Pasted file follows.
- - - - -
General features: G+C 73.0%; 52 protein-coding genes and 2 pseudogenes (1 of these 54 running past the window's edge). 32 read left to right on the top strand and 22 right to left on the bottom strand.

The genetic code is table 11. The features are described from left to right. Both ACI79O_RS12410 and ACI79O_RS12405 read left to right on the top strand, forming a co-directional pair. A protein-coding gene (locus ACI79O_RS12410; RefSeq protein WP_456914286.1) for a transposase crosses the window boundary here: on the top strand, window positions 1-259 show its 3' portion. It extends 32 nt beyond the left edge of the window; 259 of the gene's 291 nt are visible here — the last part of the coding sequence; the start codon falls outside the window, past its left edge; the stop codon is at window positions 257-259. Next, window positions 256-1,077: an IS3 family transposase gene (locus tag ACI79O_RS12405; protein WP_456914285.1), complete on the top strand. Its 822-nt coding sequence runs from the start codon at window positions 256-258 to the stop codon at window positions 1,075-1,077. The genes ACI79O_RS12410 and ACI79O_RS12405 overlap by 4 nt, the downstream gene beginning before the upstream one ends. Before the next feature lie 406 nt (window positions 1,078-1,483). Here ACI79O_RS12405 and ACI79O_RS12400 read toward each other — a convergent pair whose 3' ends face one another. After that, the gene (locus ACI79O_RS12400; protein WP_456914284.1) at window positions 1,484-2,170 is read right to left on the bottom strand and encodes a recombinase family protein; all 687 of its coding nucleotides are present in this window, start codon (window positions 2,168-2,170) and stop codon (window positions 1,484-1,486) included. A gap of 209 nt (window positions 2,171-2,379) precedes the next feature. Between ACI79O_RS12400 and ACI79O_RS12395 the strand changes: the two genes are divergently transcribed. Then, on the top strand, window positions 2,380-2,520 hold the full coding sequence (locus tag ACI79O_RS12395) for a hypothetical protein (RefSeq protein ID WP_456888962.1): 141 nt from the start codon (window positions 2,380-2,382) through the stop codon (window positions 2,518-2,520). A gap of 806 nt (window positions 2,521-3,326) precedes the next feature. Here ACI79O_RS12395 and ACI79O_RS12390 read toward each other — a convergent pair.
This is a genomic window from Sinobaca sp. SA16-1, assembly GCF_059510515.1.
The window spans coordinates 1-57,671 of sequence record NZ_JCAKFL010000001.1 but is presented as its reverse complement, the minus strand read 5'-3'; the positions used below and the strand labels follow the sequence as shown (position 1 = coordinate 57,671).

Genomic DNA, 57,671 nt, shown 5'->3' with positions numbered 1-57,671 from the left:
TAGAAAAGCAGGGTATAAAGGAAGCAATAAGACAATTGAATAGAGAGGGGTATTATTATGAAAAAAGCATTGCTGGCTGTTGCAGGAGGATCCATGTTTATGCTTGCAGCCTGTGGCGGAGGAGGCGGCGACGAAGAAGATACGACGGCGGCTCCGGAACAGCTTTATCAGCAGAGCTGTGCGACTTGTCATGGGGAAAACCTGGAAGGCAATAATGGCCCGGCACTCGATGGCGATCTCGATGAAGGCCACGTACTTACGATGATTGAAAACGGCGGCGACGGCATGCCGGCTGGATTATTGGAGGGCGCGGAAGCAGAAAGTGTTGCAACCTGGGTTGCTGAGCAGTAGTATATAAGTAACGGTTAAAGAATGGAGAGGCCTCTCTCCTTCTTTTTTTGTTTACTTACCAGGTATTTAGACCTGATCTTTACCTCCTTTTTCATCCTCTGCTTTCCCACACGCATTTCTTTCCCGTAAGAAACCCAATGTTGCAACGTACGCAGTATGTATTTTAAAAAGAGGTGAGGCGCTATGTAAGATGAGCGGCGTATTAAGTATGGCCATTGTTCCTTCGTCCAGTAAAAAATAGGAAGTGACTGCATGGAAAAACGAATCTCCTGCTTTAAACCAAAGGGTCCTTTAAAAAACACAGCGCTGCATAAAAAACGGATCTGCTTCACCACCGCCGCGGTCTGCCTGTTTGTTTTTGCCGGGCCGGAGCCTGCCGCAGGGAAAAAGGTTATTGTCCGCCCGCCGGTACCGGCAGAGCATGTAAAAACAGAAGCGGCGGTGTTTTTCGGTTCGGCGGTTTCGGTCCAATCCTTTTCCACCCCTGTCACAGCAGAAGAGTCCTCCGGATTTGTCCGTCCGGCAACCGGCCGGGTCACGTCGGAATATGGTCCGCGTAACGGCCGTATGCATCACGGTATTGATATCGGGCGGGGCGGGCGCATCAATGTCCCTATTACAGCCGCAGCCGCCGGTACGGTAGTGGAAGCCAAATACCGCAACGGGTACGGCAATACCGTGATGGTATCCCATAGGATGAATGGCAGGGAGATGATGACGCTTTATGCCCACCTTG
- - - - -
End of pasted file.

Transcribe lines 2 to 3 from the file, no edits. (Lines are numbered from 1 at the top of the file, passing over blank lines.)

The genetic code is table 11. The features are described from left to right. Both ACI79O_RS12410 and ACI79O_RS12405 read left to right on the top strand, forming a co-directional pair. A protein-coding gene (locus ACI79O_RS12410; RefSeq protein WP_456914286.1) for a transposase crosses the window boundary here: on the top strand, window positions 1-259 show its 3' portion. It extends 32 nt beyond the left edge of the window; 259 of the gene's 291 nt are visible here — the last part of the coding sequence; the start codon falls outside the window, past its left edge; the stop codon is at window positions 257-259. Next, window positions 256-1,077: an IS3 family transposase gene (locus tag ACI79O_RS12405; protein WP_456914285.1), complete on the top strand. Its 822-nt coding sequence runs from the start codon at window positions 256-258 to the stop codon at window positions 1,075-1,077. The genes ACI79O_RS12410 and ACI79O_RS12405 overlap by 4 nt, the downstream gene beginning before the upstream one ends. Before the next feature lie 406 nt (window positions 1,078-1,483). Here ACI79O_RS12405 and ACI79O_RS12400 read toward each other — a convergent pair whose 3' ends face one another. After that, the gene (locus ACI79O_RS12400; protein WP_456914284.1) at window positions 1,484-2,170 is read right to left on the bottom strand and encodes a recombinase family protein; all 687 of its coding nucleotides are present in this window, start codon (window positions 2,168-2,170) and stop codon (window positions 1,484-1,486) included. A gap of 209 nt (window positions 2,171-2,379) precedes the next feature. Between ACI79O_RS12400 and ACI79O_RS12395 the strand changes: the two genes are divergently transcribed. Then, on the top strand, window positions 2,380-2,520 hold the full coding sequence (locus tag ACI79O_RS12395) for a hypothetical protein (RefSeq protein ID WP_456888962.1): 141 nt from the start codon (window positions 2,380-2,382) through the stop codon (window positions 2,518-2,520). A gap of 806 nt (window positions 2,521-3,326) precedes the next feature. Here ACI79O_RS12395 and ACI79O_RS12390 read toward each other — a convergent pair.
This is a genomic window from Sinobaca sp. SA16-1, assembly GCF_059510515.1.